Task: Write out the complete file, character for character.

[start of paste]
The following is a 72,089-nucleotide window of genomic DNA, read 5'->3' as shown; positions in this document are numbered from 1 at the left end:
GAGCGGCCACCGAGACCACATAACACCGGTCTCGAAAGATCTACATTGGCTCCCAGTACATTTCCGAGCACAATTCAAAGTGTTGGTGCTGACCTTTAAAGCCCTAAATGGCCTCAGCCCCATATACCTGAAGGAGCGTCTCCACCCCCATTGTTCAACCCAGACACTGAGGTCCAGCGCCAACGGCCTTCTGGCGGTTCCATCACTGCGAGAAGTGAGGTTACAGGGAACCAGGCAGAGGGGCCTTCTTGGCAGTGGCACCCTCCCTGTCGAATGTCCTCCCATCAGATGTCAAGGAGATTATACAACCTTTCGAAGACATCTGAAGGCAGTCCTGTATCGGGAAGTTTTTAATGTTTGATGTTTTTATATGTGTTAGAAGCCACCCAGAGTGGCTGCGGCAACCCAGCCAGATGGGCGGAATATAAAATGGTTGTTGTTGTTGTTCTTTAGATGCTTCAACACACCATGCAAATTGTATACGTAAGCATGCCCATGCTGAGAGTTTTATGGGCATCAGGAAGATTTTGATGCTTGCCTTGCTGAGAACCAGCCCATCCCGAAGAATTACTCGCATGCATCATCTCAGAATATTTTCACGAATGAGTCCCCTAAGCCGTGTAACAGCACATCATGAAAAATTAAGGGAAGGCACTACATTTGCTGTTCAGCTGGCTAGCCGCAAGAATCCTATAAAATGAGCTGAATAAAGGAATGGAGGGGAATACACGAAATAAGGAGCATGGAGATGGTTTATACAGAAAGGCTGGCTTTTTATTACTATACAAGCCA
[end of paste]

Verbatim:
The following is a 72,089-nucleotide window of genomic DNA, read 5'->3' as shown; positions in this document are numbered from 1 at the left end:
GAGCGGCCACCGAGACCACATAACACCGGTCTCGAAAGATCTACATTGGCTCCCAGTACATTTCCGAGCACAATTCAAAGTGTTGGTGCTGACCTTTAAAGCCCTAAATGGCCTCAGCCCCATATACCTGAAGGAGCGTCTCCACCCCCATTGTTCAACCCAGACACTGAGGTCCAGCGCCAACGGCCTTCTGGCGGTTCCATCACTGCGAGAAGTGAGGTTACAGGGAACCAGGCAGAGGGGCCTTCTTGGCAGTGGCACCCTCCCTGTCGAATGTCCTCCCATCAGATGTCAAGGAGATTATACAACCTTTCGAAGACATCTGAAGGCAGTCCTGTATCGGGAAGTTTTTAATGTTTGATGTTTTTATATGTGTTAGAAGCCACCCAGAGTGGCTGCGGCAACCCAGCCAGATGGGCGGAATATAAAATGGTTGTTGTTGTTGTTCTTTAGATGCTTCAACACACCATGCAAATTGTATACGTAAGCATGCCCATGCTGAGAGTTTTATGGGCATCAGGAAGATTTTGATGCTTGCCTTGCTGAGAACCAGCCCATCCCGAAGAATTACTCGCATGCATCATCTCAGAATATTTTCACGAATGAGTCCCCTAAGCCGTGTAACAGCACATCATGAAAAATTAAGGGAAGGCACTACATTTGCTGTTCAGCTGGCTAGCCGCAAGAATCCTATAAAATGAGCTGAATAAAGGAATGGAGGGGAATACACGAAATAAGGAGCATGGAGATGGTTTATACAGAAAGGCTGGCTTTTTATTACTATACAAGCCA